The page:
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Am J Physiol Heart Circ Physiol. 2006 Jul;291(1):H473-81. Epub 2006 Jan 27.

GPI-linked endothelial CD14 contributes to the detection of LPS.

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Immunology Research Group, Department of Biophysics and Physiology, Institute of Infection, Immunity and Inflammation, University of Calgary, Calgary, Alberta T2N 4N1, Canada.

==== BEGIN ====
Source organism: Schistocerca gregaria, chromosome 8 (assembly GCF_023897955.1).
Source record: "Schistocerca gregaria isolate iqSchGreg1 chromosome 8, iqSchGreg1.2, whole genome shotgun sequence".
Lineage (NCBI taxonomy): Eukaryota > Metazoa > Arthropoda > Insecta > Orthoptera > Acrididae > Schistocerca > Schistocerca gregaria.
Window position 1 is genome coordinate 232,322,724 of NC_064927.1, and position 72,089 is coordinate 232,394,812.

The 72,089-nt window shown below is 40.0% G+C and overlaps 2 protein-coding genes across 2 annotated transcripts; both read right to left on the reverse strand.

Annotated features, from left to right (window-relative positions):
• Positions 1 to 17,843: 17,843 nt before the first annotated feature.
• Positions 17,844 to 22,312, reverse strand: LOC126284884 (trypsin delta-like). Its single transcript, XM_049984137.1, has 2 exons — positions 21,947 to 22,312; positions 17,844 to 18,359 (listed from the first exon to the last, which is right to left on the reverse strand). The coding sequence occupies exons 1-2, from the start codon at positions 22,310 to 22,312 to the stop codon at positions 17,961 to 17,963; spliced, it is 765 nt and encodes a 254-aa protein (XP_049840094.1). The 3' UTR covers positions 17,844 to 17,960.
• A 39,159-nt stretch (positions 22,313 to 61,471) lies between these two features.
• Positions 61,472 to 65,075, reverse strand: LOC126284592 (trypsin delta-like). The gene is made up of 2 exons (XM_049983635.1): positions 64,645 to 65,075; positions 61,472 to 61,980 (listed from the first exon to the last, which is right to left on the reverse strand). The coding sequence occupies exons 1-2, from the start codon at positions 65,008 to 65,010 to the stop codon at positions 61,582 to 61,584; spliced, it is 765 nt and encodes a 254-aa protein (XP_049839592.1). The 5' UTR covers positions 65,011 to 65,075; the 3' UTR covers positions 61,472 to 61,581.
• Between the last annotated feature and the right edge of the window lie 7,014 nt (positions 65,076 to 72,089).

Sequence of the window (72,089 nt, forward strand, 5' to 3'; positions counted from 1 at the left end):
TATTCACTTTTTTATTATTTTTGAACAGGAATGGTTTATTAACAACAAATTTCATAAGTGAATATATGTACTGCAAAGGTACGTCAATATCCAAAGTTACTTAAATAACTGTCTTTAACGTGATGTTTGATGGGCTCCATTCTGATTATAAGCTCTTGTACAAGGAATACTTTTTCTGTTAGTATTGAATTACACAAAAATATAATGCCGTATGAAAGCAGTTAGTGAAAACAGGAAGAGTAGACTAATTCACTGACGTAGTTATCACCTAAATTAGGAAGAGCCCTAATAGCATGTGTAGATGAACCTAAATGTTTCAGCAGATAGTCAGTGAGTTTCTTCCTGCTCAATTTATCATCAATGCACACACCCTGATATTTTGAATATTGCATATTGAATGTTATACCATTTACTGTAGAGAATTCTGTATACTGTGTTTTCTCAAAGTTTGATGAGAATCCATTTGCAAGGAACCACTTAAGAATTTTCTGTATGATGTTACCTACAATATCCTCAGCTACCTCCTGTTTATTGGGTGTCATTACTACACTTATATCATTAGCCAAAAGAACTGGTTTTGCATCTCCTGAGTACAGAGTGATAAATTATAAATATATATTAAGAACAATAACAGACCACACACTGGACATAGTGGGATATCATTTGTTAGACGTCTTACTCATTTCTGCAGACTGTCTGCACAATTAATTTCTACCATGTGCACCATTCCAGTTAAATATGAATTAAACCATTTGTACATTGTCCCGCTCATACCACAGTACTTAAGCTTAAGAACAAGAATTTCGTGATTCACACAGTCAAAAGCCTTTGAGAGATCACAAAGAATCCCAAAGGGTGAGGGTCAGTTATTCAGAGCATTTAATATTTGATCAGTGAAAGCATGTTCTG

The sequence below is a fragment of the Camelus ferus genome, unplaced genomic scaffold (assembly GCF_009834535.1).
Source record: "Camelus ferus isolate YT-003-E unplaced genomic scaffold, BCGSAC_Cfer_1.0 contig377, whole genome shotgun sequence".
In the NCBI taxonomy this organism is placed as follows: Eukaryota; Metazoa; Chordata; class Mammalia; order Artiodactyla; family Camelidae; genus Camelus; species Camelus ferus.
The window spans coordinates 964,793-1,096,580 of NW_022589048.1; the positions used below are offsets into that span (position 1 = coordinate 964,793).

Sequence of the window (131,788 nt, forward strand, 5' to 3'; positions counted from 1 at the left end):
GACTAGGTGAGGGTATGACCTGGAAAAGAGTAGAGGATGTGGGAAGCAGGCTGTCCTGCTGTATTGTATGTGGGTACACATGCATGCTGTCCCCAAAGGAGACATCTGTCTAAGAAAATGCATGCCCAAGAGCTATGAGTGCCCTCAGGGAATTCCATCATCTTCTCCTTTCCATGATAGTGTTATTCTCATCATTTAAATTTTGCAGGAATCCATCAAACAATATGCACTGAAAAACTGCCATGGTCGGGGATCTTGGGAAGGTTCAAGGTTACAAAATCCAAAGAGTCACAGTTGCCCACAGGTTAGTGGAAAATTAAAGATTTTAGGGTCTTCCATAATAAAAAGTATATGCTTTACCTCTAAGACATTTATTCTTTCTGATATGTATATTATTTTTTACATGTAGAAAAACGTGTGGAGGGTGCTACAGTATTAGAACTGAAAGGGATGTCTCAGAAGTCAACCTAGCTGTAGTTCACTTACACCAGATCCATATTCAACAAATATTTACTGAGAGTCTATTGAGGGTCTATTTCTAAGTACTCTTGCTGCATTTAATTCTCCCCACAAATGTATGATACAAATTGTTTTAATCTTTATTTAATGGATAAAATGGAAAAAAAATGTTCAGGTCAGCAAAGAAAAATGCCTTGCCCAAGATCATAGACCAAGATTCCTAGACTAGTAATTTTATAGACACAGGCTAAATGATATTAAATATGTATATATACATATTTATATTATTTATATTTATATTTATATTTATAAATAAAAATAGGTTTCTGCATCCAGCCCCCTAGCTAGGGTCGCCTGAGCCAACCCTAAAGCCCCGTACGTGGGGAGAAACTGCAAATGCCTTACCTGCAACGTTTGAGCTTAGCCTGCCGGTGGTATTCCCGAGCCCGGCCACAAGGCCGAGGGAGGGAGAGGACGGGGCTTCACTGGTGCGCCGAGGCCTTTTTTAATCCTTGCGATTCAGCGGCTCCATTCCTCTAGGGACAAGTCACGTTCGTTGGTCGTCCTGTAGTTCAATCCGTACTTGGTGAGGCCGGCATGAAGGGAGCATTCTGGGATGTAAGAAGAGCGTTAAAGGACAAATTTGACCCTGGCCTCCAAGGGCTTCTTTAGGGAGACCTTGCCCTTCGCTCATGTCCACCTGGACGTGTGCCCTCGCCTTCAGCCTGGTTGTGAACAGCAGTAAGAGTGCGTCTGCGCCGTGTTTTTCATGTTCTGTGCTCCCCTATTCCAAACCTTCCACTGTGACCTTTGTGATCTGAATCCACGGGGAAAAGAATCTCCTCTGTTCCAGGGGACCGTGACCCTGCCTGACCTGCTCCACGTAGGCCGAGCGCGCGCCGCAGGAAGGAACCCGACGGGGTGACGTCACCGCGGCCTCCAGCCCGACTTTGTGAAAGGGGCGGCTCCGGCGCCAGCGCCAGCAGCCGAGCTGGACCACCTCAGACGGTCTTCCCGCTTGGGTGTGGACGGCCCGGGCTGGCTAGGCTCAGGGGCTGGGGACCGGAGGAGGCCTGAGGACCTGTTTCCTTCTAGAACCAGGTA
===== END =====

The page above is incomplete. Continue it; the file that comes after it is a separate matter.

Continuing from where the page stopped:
The inflammatory endothelial response to LPS is critical to the host's surviving a gram-negative bacterial infection. In this study we investigated whether human endothelial cells express the functional coreceptor for LPS, CD14, and most importantly whether it is glycosylphosphatidylinositol (GPI) linked. We also examined whether plasma proteins could reconstitute an LPS response in CD14-inhibited endothelium. RT-PCR- and CD14-specific MAbs demonstrated CD14 expression on primary human umbilical vein endothelial cells (HUVEC) but not passaged HUVEC. The amino acid sequence of endothelial CD14 was 99% homologous to CD14 on monocytes. Endothelium responded to relatively low levels of LPS in the absence of plasma, and this was entirely dependent on CD14. Removal of GPI-linked proteins with phosphatidylinositol-phospholipase C prevented LPS detection and subsequent protein synthesis (E-selectin expression). Endothelial CD14 was sufficient to initiate functional leukocyte recruitment, an event inhibited by blocking its LPS binding epitope and also by removing CD14 from the endothelial surface. Plasma proteins restored only approximately 30% of the LPS response in CD14-inhibited endothelium. In conclusion, our results strongly support an important role for endothelial membrane CD14 in the activation of endothelium for leukocyte recruitment.

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